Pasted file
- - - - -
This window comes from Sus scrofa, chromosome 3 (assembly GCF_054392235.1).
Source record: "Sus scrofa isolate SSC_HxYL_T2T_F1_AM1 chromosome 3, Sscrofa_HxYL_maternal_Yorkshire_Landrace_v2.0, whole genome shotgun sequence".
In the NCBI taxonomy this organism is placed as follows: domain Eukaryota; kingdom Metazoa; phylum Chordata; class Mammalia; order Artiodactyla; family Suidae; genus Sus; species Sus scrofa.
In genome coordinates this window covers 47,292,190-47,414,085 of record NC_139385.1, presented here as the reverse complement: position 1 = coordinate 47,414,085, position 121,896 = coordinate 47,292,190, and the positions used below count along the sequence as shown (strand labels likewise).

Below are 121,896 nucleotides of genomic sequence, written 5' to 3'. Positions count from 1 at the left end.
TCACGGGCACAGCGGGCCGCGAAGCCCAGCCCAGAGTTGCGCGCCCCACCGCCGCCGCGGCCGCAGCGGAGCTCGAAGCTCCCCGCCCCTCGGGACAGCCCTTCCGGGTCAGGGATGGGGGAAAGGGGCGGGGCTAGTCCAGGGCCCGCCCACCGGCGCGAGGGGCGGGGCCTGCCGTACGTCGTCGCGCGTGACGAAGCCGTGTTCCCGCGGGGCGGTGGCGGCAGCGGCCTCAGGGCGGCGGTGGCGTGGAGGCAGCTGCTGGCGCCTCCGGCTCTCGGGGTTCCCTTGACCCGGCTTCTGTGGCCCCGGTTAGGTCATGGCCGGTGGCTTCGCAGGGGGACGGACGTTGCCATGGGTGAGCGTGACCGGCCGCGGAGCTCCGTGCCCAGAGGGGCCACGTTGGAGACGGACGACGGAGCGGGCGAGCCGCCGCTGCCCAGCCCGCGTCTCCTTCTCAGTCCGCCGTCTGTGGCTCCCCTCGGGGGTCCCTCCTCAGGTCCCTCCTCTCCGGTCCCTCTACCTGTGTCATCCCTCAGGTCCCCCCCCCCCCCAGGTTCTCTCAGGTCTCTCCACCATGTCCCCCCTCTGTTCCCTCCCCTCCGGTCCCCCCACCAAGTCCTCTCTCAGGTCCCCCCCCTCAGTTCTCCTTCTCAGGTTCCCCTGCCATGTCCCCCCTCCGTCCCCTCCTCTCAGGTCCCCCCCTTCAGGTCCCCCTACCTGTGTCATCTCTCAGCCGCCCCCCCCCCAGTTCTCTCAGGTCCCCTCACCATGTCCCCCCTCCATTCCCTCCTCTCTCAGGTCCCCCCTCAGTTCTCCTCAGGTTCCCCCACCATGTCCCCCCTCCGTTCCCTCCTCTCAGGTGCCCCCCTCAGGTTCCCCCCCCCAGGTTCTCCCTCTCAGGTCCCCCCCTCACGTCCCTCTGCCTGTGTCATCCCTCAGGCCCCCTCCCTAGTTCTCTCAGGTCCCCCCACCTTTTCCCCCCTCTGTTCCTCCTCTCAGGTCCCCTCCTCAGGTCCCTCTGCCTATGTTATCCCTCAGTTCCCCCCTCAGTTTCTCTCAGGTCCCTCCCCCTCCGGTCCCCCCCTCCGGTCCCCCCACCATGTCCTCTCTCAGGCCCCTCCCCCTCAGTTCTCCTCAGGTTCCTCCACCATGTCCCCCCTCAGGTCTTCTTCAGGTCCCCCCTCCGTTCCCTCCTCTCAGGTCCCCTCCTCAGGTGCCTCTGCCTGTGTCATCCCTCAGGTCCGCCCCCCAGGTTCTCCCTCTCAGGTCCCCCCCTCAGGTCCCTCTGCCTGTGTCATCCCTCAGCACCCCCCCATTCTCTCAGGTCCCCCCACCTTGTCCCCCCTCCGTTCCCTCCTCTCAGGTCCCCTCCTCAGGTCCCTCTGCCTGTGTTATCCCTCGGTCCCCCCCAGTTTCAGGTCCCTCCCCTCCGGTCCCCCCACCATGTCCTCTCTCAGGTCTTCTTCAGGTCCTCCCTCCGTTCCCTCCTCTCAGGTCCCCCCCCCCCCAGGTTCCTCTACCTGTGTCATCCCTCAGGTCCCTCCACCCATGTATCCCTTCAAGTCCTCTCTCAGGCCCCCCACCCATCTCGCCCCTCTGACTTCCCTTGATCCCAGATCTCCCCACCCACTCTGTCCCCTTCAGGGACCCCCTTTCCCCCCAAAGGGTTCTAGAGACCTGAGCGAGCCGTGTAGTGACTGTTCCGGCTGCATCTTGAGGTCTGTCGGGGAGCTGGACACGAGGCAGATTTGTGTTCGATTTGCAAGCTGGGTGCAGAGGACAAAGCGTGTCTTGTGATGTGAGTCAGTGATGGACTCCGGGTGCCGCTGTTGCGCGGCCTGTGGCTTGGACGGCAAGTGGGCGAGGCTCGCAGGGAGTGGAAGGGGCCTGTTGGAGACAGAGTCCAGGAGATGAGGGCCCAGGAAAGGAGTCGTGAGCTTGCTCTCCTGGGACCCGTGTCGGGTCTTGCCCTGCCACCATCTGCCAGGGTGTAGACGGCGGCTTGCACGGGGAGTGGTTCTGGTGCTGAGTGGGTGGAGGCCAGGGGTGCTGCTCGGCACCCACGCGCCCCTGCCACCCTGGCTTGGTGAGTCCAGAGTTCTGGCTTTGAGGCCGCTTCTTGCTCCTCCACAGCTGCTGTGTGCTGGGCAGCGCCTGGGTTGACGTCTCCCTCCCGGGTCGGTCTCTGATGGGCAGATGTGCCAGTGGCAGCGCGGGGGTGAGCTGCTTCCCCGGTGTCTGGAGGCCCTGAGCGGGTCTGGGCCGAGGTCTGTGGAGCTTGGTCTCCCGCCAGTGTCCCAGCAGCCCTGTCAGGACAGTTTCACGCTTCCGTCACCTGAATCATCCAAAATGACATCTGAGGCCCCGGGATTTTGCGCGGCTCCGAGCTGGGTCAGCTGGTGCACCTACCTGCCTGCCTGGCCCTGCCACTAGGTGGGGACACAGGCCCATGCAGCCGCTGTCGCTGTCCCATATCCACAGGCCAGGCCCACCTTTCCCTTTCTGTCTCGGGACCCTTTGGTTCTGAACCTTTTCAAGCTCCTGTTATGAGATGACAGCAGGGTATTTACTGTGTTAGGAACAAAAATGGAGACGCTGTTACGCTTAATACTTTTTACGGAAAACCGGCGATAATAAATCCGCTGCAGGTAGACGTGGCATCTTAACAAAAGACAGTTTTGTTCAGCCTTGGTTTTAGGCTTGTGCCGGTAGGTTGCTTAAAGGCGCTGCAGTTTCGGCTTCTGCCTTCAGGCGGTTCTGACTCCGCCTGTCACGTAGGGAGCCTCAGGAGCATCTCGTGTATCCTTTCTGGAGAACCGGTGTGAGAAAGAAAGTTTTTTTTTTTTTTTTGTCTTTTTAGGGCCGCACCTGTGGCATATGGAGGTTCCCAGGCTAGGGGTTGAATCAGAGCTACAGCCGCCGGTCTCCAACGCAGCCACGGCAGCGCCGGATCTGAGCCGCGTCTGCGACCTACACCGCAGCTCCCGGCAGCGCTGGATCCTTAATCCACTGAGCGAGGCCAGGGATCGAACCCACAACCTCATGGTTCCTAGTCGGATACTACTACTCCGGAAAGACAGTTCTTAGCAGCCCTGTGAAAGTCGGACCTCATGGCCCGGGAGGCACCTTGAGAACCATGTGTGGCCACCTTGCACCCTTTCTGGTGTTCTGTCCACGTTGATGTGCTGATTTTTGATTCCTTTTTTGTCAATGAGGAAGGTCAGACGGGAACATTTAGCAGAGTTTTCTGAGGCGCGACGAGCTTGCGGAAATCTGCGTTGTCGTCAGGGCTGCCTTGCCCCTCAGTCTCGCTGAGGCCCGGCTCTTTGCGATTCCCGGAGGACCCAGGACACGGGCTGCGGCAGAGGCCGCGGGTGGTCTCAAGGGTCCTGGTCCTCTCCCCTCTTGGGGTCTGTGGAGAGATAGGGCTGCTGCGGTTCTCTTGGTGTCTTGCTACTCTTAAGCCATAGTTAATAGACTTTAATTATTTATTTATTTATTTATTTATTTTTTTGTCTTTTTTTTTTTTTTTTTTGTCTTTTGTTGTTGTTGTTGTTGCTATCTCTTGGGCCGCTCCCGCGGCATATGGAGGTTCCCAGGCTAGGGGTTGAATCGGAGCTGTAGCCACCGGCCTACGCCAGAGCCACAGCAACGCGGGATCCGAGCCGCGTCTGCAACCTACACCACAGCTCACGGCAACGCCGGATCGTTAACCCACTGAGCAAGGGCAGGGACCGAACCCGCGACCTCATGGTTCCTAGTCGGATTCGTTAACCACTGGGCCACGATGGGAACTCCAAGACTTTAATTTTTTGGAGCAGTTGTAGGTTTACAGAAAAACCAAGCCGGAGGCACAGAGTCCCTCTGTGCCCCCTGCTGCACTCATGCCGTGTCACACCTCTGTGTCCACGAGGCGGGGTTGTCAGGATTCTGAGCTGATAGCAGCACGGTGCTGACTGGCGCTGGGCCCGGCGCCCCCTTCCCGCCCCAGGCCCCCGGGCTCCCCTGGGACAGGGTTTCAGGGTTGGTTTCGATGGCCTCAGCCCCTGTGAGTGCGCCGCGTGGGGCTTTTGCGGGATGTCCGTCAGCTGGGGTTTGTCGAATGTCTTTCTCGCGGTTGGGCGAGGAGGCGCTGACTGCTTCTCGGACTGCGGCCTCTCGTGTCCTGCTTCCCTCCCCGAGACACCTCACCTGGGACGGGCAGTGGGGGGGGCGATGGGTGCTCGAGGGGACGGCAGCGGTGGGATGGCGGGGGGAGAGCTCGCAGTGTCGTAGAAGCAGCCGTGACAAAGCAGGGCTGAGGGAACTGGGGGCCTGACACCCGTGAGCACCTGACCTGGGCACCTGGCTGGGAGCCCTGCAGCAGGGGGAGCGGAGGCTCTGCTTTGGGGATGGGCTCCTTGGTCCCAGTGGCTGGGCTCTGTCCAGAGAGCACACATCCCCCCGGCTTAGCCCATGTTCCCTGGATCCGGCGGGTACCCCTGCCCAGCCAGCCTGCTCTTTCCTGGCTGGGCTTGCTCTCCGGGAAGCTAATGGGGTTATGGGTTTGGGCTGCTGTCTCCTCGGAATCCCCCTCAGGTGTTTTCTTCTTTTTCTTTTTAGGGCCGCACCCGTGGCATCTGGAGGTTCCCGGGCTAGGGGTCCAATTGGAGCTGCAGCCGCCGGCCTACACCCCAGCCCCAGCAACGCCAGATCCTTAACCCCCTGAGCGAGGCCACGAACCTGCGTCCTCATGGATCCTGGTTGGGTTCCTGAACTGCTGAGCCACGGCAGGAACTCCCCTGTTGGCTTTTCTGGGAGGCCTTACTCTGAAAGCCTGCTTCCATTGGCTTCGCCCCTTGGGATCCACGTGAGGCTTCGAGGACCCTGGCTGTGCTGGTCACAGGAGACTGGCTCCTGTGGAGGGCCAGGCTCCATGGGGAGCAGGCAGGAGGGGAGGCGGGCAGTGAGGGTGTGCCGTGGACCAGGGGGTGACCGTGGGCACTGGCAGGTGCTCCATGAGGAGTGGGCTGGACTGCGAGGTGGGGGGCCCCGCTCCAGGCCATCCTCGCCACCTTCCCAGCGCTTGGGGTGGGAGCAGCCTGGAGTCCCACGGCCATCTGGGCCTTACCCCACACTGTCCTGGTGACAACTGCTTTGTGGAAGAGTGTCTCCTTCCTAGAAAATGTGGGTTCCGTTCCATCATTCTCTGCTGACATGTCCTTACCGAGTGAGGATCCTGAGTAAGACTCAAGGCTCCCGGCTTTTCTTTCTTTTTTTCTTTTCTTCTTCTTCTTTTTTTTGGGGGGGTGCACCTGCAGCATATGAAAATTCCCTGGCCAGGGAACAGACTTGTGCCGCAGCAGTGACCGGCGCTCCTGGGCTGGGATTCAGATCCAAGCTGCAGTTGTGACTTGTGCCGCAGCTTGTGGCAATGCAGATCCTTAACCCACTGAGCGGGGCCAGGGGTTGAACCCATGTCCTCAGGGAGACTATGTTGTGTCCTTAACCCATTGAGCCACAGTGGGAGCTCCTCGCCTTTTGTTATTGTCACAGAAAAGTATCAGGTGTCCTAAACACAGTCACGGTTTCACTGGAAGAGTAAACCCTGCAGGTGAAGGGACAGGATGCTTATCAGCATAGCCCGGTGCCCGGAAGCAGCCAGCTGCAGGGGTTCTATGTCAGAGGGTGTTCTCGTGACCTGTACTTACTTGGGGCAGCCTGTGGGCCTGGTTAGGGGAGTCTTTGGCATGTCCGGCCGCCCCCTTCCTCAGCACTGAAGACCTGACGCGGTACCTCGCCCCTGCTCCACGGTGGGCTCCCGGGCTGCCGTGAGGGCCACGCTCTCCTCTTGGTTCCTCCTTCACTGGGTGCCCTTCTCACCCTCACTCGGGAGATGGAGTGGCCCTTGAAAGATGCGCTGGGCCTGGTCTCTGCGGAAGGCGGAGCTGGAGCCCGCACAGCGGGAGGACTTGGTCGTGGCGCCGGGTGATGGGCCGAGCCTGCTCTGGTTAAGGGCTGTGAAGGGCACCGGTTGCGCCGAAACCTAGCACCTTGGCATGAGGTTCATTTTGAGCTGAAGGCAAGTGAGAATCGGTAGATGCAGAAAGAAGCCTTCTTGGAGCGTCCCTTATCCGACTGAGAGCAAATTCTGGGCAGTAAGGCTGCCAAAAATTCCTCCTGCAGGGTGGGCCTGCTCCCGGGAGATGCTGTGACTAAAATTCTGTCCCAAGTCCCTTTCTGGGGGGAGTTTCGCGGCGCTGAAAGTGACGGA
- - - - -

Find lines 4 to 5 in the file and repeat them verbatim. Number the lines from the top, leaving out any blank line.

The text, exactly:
In genome coordinates this window covers 47,292,190-47,414,085 of record NC_139385.1, presented here as the reverse complement: position 1 = coordinate 47,414,085, position 121,896 = coordinate 47,292,190, and the positions used below count along the sequence as shown (strand labels likewise).

Below are 121,896 nucleotides of genomic sequence, written 5' to 3'. Positions count from 1 at the left end.